“Hurt me? He can barely hobble his limp butt through the halls in the mornings. Look, I don’t know what was going on, but maybe it worked. I don’t think I’m ever going to forget my Spanish homework again. But I’m serious, not a word. This can’t ever get out; next year I want a normal senior experience, not one infused with talk of Father Mike’s junk.”

“Alright. You win.”

And that was it. We dropped it. I did, however, keep my promise to report the priest, and that was when everything changed. I was brave enough the following Tuesday.

“Several other kids have already come forward, your friend is not the first.”

“Oh, good, so…”

“Look, my sincerest condolences to your friend…Molly, but at this point Father Mike has put in his resignation and it’s really out of our hands. Letters to parents were mailed this morning, and you can rest assured in a safe educational environment from here on out. Thanks for coming by, but I’ve got to get to this meeting…”

“That’s it?”

“Yes. Letters were mailed…”

“It’s going around school that the guy was in a car accident! Aren’t you going to make some kind of announcement? Everyone is wishing him a safe recovery for God’s sakes!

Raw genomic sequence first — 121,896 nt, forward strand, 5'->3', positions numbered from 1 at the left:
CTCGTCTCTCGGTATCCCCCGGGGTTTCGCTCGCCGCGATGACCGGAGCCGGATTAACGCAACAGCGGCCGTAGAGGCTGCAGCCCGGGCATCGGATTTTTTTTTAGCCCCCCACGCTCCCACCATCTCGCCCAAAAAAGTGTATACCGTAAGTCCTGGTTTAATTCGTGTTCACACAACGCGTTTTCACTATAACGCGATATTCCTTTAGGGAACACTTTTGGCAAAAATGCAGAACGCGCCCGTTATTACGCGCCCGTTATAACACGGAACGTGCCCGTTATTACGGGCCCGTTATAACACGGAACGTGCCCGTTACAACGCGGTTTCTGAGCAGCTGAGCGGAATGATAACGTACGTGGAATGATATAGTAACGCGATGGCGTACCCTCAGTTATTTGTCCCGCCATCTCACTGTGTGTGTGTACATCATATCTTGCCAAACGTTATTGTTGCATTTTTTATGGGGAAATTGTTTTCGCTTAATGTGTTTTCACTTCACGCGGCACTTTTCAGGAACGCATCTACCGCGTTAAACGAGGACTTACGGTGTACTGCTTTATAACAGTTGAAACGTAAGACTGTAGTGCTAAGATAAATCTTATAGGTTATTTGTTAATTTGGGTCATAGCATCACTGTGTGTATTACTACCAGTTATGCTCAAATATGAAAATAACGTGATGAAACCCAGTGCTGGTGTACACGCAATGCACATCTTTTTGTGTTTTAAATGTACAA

“Watch your tone and get to third period. Letters are what we’re responsible for and letters are what you’ll receive. Thank you.”

And that was it. For the next three months people sent the guy flowers; he was a mourned victim. And what’s worse: I became the villain. It turned out that we did get our condolence letters in the mail; and despite my intentions in speaking with the principal, Molly wouldn’t speak to me for a week. When parents gossip, kids listen; and sure enough, come the following Tuesday, every kid in school had listened. Among others, Molly was caught in the ignominious epicenter of a sixteen-year-old’s social worst nightmare.

A week turned into three, and three turned into flaccid “sorry” and “it’s okay” glances; the glances turned into gun-slung mute stares, and half way through my senior year the stares turned to silence. And Molly hasn’t spoken to me since.